Anders Andersson at SciLifeLab and his colleagues in the BLUEPRINT project are developing a new method for monitoring the health status of the Baltic Sea. The plan is to analyze the genes and gene-transcripts of microorganisms in the sea to determine what metabolic processes are active and from this get information on the environmental status.
“Microbes are the main drivers of most nutrient cycles in the sea, which means that the expressed gene-pool of a sample reflects local nutrient fluxes”, says Anders Andersson, assistant professor at KTH and SciLifeLab. “Microbes also respond quickly to environmental changes so they are ideal for environmental monitoring. Despite this, with the exception of filamentous cyanobacteria, microbes have largely been overlooked in monitoring programs”.
BLUEPRINT comprises five partner countries and combines field studies, experimental studies like gene sequencing, bioinformatics and modeling. Recently the project was granted support from the large research BONUS program, which is funded by the national research institutions in the Baltic Sea states and the 7th Framework Program of the EU. Until the end of 2017, BLUEPRINT will receive a total of EUR 4 million in funding from the BONUS project. All gene sequencing that is done within the project will be performed at SciLifeLab and Anders Andersson’s group will be responsible for the bioinformatics within the project.
“Thanks to the new high-throughput sequencing technologies we have at SciLifeLab, we now have capacity for retrieving detailed genetic information from hundreds of environmentally well-characterised samples”, says Anders Andersson. “This way we can link local environmental conditions to microbial gene- and transcript profiles and in the future quickly determine the environmental status of samples of unknown character”.
The project also aimes at improving the biogeochemical models of the Baltic Sea ecosystem. By having more information on what processes are active in the different parts of the Baltic Sea, such models can likely be refined, leading to better predictions and in the long run better ecosystem management. The project will also uncover the genomes of many Baltic Sea bacterioplankton. In a recent study Anders Anderssons group showed that a population of Spartobacteria, which is abundant in the Baltic Sea, encodes a battery of enzymes for metabolizing complex carbohydrates, which is a quite rare feature for marine organisms.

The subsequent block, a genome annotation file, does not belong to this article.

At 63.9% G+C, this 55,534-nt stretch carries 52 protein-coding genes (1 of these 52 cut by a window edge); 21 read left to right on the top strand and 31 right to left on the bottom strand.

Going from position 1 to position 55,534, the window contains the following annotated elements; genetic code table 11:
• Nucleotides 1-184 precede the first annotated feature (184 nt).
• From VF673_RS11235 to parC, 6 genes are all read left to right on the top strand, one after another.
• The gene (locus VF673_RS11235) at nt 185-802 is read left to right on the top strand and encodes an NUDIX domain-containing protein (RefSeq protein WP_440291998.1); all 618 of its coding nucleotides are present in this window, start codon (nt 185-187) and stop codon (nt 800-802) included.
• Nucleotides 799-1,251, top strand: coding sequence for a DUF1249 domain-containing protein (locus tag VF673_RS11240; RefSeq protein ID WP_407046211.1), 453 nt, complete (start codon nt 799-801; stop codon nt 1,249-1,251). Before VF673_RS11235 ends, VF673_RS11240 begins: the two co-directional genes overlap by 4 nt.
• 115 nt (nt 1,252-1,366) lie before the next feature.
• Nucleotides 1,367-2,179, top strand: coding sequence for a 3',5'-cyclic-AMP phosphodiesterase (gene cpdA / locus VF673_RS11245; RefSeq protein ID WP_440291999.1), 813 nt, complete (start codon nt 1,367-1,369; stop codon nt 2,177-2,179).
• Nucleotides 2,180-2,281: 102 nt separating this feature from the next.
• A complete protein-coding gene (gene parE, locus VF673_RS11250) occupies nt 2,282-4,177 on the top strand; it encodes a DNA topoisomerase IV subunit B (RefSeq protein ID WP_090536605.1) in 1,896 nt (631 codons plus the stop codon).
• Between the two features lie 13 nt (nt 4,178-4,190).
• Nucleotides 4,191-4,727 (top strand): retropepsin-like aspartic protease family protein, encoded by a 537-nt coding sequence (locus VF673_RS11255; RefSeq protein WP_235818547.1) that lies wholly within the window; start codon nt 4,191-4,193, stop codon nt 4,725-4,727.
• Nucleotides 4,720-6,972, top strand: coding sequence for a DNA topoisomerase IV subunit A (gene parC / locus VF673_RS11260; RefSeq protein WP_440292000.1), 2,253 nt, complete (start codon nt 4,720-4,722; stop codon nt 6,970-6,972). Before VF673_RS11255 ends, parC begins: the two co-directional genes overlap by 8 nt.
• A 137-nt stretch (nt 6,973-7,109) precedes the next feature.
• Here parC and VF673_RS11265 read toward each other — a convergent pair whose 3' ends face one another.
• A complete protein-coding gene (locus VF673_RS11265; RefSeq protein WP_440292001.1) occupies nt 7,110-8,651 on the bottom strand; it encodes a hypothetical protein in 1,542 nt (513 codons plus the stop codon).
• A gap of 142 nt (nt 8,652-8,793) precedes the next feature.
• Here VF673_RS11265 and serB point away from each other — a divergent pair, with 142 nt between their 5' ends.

“The abundance of Spartobacteria correlates with some specific Cyanobacteria so most likely these produce what Spartobacteria eat. We now aim to reconstruct the genomes of a number of dominant bacterioplankton species in the Baltic to learn about their ecosystem functions”, says Anders Andersson.
BONUS is a joint research and development program involving all Baltic Sea states as well as the Netherlands and Russia. It aims to ensure cleaner, sustainable and a more prosperous Baltic Sea. The EUR 100 million program is funded by the national research institutions in the Baltic Sea states and the 7th Framework Program of the EU. The selected BONUS projects comprise a total of 67 participating organizations.
In this first round of funding seven projects were supported. Among them is the BLUEPRINT project, which includes partners from Sweden (KTH Royal Institute of Technology, Stockholm University and Linnaeus University), Denmark, Estonia, Finland and Germany. In total the projects will get EUR 27 million until the end of 2017. BLUEPRINT will get EUR 4 million during this period.
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